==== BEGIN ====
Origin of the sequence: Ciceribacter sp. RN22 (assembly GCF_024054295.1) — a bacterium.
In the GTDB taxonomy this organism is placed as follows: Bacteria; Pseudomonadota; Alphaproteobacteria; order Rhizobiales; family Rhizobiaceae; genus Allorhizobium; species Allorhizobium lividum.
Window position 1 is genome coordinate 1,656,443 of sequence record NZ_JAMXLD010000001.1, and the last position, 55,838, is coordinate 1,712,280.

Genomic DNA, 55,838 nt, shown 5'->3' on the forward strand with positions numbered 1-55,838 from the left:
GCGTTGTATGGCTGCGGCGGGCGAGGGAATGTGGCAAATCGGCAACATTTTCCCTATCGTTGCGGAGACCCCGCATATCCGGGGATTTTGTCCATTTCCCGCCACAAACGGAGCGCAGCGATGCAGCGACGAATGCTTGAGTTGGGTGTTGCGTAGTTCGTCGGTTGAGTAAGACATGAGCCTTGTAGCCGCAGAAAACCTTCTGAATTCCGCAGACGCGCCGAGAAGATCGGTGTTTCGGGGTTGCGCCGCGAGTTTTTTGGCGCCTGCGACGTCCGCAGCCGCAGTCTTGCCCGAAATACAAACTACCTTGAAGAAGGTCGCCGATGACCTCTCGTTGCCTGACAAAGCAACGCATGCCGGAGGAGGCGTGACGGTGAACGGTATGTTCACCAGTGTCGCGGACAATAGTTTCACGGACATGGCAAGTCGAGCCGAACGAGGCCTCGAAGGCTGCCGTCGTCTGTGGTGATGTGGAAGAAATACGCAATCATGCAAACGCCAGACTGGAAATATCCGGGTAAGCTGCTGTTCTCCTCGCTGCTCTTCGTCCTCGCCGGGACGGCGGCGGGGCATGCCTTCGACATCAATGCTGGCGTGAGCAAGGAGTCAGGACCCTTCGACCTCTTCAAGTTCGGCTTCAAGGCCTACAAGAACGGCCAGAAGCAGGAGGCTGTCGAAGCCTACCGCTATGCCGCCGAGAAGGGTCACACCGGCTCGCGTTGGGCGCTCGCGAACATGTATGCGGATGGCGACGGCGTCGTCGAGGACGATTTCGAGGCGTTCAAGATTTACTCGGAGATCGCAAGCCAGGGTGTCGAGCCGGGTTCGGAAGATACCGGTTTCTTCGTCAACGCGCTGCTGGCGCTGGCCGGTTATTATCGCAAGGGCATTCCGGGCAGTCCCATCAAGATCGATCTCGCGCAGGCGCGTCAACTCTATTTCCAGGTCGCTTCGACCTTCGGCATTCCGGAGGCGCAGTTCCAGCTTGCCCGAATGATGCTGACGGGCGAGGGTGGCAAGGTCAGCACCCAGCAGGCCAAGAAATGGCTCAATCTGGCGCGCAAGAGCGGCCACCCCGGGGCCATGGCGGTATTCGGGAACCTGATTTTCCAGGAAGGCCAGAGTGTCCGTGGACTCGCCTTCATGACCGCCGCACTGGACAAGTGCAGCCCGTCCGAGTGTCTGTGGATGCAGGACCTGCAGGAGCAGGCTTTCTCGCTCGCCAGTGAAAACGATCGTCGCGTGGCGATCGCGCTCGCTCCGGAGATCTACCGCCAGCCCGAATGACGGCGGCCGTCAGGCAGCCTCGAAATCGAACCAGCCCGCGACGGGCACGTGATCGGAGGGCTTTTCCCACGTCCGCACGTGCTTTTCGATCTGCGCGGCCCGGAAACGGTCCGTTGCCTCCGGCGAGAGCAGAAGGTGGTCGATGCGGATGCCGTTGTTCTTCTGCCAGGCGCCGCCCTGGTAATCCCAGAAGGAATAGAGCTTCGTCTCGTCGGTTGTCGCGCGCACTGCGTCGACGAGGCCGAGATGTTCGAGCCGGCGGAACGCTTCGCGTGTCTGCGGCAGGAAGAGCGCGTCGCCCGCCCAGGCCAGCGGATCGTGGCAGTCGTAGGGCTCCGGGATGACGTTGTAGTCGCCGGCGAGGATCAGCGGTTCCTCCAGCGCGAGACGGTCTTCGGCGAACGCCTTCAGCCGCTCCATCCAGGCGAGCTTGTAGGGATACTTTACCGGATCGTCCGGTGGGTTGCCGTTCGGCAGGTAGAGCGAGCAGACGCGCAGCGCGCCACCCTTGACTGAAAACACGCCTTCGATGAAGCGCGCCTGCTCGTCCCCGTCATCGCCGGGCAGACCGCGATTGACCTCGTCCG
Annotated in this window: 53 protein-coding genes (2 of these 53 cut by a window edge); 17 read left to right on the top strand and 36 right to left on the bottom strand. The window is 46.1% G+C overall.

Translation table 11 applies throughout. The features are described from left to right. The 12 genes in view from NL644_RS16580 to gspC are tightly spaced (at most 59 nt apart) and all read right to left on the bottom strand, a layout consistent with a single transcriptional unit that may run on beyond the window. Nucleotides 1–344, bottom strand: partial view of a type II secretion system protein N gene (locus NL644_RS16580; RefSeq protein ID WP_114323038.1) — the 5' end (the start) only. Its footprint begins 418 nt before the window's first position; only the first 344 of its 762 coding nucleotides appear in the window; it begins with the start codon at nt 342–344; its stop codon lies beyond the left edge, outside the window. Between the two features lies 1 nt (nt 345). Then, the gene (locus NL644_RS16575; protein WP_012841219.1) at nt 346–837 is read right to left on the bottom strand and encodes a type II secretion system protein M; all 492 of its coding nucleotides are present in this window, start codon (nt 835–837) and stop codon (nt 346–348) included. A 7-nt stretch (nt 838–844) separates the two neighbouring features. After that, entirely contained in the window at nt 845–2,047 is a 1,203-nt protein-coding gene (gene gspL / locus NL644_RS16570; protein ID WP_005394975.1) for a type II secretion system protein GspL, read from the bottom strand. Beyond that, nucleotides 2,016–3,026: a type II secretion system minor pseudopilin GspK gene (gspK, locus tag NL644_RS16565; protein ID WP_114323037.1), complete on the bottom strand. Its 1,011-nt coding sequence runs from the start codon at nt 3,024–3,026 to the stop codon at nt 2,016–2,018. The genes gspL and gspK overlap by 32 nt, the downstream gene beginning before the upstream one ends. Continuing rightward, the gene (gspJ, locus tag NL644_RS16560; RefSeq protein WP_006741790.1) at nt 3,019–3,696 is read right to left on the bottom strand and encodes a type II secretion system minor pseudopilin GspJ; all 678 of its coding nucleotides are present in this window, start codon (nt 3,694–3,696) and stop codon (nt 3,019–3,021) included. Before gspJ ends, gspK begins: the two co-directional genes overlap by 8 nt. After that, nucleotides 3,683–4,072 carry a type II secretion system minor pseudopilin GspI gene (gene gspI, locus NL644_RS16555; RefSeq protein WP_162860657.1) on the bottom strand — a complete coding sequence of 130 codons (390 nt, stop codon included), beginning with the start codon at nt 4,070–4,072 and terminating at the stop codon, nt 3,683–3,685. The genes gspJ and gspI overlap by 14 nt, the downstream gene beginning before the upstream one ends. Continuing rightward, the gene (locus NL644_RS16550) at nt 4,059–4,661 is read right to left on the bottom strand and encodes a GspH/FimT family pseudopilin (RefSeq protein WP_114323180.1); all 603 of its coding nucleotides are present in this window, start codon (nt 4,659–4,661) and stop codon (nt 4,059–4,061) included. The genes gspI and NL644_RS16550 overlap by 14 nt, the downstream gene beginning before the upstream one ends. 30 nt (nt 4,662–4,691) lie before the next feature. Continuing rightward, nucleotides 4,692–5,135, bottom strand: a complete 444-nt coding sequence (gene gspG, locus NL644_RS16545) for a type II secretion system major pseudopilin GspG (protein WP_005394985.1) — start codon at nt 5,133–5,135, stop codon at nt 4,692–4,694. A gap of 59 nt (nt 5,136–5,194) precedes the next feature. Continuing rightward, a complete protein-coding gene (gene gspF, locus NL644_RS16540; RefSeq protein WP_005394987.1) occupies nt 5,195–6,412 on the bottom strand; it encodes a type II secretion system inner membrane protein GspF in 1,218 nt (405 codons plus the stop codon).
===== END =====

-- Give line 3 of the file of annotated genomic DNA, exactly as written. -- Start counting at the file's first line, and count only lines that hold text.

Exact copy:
Window position 1 is genome coordinate 1,656,443 of sequence record NZ_JAMXLD010000001.1, and the last position, 55,838, is coordinate 1,712,280.